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Dynamic Postural Stability Deficits in Subjects with Self-Reported Ankle Instability

WIKSTROM, ERIK A.1; TILLMAN, MARK D.1; CHMIELEWSKI, TERESE L.2; CAURAUGH, JAMES H.1; BORSA, PAUL A.1

Medicine & Science in Sports & Exercise: March 2007 - Volume 39 - Issue 3 - p 397-402
doi: 10.1249/mss.0b013e31802d3460
CLINICAL SCIENCES: Clinical Investigations

Purpose: A limited understanding of how functional ankle instability (FAI) affects dynamic postural stability exists because of a lack of reliable and valid measures. Therefore, the purpose of this investigation was to determine whether a new reliable index for dynamic postural stability could differentiate between those with stable ankles and those with FAI.

Methods: Data were collected on 108 subjects (54 subjects with stable ankles (STABLE group); 54 subjects with functionally unstable ankles (FAI group)). Subjects performed a single-leg-hop stabilization maneuver in which they stood 70 cm from the center of a force plate, jumped off both legs, touched a designated marker placed at a height equivalent to 50% of their maximum vertical leap, and landed on a single leg. The dynamic postural stability index and directional stability indices (medial/lateral, anterior/posterior, and vertical) were calculated. The raw and normalized (to energy dissipated) indices were compared between groups.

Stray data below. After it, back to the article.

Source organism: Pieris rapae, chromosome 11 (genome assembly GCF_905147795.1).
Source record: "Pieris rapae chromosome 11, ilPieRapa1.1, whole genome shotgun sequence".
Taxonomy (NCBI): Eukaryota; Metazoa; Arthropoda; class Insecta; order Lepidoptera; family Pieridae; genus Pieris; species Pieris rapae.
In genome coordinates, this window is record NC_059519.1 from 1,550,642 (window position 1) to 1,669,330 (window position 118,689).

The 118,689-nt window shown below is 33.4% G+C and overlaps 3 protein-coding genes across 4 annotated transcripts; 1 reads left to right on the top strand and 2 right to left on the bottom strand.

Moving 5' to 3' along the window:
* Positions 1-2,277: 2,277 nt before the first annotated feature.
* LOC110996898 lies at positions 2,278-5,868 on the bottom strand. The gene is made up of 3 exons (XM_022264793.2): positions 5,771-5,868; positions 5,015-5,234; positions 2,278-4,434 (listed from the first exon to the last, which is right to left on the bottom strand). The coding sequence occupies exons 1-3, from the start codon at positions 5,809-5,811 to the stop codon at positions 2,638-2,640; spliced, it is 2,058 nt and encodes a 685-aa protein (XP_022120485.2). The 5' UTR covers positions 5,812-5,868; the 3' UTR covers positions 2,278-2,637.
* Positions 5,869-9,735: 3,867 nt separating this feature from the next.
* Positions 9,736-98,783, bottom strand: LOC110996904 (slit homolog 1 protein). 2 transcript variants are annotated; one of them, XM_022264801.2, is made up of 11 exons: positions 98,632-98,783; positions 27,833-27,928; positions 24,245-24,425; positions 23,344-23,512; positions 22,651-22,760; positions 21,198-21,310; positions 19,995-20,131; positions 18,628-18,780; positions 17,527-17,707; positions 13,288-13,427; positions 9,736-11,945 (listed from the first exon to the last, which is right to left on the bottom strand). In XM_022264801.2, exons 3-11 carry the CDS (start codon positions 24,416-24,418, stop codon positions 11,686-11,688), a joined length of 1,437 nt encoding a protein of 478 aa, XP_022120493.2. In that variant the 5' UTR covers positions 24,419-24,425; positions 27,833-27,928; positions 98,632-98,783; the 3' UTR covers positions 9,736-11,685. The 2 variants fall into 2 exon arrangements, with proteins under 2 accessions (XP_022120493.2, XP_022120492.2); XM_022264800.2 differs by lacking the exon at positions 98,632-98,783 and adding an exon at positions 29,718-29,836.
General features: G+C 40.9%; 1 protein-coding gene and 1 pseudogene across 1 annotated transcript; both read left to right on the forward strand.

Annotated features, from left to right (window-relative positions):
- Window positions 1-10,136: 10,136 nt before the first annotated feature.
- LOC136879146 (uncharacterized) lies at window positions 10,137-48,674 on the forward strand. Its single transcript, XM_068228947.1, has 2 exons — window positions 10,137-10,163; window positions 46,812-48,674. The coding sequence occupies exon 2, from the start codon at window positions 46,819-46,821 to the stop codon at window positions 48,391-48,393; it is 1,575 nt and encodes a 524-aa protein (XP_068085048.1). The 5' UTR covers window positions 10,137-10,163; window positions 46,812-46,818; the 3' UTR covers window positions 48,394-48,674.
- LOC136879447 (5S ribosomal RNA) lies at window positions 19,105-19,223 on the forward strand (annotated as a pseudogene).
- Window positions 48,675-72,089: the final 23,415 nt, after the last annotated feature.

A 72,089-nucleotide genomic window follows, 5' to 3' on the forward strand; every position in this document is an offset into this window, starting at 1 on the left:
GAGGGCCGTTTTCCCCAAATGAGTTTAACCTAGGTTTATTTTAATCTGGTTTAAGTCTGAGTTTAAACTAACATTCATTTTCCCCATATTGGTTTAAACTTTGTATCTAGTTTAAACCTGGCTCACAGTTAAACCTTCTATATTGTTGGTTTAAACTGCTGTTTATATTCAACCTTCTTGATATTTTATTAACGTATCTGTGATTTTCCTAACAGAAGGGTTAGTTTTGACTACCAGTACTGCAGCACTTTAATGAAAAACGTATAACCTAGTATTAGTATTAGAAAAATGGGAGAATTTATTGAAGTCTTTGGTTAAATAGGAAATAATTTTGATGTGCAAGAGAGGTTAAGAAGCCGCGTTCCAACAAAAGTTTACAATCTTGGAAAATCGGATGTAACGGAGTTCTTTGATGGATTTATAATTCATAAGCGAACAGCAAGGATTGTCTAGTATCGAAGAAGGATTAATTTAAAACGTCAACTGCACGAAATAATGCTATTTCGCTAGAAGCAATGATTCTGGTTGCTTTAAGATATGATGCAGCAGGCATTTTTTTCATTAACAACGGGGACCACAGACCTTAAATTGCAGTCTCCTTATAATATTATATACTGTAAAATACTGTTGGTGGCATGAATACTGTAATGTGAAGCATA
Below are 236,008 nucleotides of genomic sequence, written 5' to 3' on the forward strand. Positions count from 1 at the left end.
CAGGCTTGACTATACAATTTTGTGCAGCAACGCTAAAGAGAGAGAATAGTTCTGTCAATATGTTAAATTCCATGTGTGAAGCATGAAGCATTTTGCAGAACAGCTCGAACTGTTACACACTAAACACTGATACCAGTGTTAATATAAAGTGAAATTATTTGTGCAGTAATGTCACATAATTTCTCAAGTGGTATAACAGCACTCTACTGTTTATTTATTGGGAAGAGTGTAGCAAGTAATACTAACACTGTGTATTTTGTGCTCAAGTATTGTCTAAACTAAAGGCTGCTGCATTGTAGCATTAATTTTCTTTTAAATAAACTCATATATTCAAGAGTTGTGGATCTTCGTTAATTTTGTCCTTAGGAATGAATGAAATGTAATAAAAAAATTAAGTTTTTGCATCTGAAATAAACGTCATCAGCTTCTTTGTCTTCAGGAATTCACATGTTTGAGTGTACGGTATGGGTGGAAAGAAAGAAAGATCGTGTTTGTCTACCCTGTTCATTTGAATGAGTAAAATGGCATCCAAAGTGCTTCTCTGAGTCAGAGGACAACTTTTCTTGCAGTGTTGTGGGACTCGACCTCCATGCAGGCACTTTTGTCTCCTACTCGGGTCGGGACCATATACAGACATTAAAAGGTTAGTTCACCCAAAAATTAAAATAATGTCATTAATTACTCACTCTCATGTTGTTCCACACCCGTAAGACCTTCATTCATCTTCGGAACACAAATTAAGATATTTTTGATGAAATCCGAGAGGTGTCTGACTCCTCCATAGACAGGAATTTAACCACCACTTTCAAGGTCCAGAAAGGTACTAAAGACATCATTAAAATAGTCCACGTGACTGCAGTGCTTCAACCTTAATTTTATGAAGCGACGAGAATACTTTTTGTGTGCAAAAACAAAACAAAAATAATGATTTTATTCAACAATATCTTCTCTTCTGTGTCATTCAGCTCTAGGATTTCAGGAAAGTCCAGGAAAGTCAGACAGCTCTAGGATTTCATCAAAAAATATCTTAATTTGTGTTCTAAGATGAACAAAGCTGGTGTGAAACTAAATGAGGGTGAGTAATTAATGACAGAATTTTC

Results: Significant differences were noted for the anterior/posterior stability index (FAI = 0.36 ± 0.09, STABLE = 0.30 ± 0.06). Similar results were seen for the vertical stability index (FAI = 0.73 ± 0.17, STABLE = 0.61 ± 0.13), the normalized dynamic postural stability index (FAI = 0.85 ± 0.17, STABLE = 0.73 ± 0.12), the normalized vertical stability index (FAI = 0.007 ± 0.004, STABLE = 0.005 ± 0.001), and the dynamic postural stability index (FAI = 0.008 ± 0.003, STABLE = 0.006 ± 0.001).

Conclusions: These results indicate that the dynamic postural stability index is a sensitive measure of dynamic postural stability and is capable of detecting differences between individuals with stable ankles and individuals with functionally unstable ankles.

1Center for Exercise Science; and 2Department of Physical Therapy, University of Florida, Gainesville, FL

Address for correspondence: Erik A. Wikstrom, M.S., A.T.C., University of Florida, Department of Applied Physiology and Kinesiology, PO Box 118205 Gainesville, FL 32611-8205; E-mail: ewikstrom@hhp.ufl.edu.

Submitted for publication June 2006.

Accepted for publication October 2006.

©2007The American College of Sports Medicine